Published: 21 September 2020
ESM10031 – Off-payroll working legislation: Chapter 10, ITEPA 2003 (from 6 April 2021): basic principles: recovery from other persons – how it will be applied
HMRC have updated their guidance on how the recovery of a debt from other ‘relevant persons’ will be applied.
Where HMRC cannot recover a debt they may decide to recover the debt from a ‘relevant’ person. This may also happen where HMRC has attempted to recover a deemed employer PAYE debt and is satisfied that there is no realistic prospect of recovering the tax, NICs and apprenticeship levy due.
‘Relevant persons’ are:
- Agency 1 – the first agency in the chain (the agency the client contracts with and the second highest person in the contractual chain – referred to as ‘agency 1’), and
- The client (the highest person in the contractual chain).
The provisions do not allow for the recovery from directors or officers of these relevant persons.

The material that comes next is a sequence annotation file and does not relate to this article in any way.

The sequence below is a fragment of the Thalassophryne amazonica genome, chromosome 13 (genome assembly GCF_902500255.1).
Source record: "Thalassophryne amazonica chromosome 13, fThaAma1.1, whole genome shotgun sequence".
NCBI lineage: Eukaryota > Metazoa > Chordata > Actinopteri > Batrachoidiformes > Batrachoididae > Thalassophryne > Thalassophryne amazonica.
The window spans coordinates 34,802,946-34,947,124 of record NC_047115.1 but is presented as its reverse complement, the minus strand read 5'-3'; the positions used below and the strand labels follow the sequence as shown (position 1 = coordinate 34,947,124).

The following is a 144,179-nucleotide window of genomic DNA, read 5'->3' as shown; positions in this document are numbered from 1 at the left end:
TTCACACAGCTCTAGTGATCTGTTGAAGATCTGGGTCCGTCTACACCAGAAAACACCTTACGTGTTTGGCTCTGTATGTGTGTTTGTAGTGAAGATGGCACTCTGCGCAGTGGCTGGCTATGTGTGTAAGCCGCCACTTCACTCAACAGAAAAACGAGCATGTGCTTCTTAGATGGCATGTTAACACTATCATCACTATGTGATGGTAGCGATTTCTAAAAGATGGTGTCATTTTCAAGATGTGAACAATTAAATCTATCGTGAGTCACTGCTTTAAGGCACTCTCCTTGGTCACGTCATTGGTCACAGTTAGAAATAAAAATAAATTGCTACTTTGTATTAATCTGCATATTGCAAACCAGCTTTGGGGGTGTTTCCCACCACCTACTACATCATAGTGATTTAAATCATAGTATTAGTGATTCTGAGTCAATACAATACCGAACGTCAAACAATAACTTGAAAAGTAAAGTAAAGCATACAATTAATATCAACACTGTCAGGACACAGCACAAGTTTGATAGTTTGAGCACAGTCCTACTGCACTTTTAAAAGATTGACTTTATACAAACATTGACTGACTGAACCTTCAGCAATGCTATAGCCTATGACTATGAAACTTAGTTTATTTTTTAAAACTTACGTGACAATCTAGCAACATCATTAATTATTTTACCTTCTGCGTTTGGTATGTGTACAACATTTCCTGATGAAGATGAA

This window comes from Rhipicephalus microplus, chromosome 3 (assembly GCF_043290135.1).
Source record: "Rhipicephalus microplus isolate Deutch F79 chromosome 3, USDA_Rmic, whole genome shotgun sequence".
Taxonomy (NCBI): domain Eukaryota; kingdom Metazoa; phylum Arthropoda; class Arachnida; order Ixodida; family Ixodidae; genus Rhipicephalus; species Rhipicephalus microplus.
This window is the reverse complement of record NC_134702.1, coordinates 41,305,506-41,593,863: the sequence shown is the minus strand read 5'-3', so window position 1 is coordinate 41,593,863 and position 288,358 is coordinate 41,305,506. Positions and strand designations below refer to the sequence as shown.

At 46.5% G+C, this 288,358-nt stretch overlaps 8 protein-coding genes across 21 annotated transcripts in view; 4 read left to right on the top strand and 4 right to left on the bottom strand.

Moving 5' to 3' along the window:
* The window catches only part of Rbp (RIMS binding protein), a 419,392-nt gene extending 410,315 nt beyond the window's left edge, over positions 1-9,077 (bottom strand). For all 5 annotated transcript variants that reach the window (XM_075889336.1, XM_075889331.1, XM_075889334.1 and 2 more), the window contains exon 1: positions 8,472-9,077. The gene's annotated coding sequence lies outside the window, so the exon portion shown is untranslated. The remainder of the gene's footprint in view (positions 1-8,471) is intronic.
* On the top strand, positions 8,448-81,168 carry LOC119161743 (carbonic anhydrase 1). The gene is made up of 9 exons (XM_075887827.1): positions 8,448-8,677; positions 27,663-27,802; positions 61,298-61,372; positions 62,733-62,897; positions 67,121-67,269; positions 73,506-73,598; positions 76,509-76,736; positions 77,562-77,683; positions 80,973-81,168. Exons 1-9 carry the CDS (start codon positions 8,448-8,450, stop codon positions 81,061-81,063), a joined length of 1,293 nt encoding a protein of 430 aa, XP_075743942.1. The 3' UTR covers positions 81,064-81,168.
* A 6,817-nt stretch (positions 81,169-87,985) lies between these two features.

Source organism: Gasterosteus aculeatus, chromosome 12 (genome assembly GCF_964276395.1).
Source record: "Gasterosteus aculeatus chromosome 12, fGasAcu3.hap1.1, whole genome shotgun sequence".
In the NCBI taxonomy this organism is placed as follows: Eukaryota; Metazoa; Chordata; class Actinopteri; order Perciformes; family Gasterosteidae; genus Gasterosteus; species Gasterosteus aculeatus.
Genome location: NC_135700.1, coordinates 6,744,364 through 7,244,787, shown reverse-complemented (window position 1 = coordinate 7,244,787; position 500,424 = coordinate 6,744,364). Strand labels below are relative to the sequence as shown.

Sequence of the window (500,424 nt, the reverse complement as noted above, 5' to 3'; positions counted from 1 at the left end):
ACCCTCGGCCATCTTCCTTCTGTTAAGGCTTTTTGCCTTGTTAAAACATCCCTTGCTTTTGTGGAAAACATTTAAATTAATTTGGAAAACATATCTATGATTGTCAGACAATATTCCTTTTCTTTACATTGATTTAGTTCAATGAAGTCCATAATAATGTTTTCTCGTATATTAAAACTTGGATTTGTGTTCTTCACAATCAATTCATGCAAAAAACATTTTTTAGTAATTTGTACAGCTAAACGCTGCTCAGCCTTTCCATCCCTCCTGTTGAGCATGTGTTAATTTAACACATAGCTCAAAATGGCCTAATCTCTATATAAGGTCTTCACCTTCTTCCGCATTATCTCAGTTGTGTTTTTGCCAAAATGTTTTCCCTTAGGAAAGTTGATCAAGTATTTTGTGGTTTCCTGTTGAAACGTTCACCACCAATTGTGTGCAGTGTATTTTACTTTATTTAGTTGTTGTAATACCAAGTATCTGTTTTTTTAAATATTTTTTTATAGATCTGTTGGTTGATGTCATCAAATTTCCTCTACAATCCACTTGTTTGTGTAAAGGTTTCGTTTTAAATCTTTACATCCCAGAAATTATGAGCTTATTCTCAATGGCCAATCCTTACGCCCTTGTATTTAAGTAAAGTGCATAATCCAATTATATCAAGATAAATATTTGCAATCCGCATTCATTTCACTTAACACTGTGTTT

HMRC would look to recover the liability from relevant persons in this order:
- agency 1, if agency 1:
- is a qualifying person, and
- is not the deemed employer.
- the client, if:
- agency 1 is the deemed employer,
- agency 1 is not a qualifying person, or
- there is no realistic prospect of recovery from agency 1.
HMRC’s guidance covers the conditions for recovery of the deemed employer PAYE debt, with examples. HMRC cannot recover debt from a relevant person unless a recovery notice is issued to that person within the relevant period. A separate recovery notice must be issued to the client within the relevant period if HMRC has attempted, and has been unable, to recover the PAYE debt from Agency 1.
A person in receipt of a recovery notice will have certain rights of appeal. An appeal against a recovery notice must be made within 30 days, beginning with the day the recovery notice is given, specifying the grounds of appeal.
A person cannot, however, appeal the amounts listed in a recovery notice if it has already been decided in an appeal that the debt is a relevant debt payable by the deemed employer. For example, if the deemed employer appealed the debt and this appeal is final, the client or agency 1 cannot appeal again in relation to whether there is an underlying debt.
Genuine Business Failure
If the failure to account for tax and NICs by the person who should have initially paid it is as the result of a genuine business failure, HMRC will not seek to recover from Agency 1 or the client.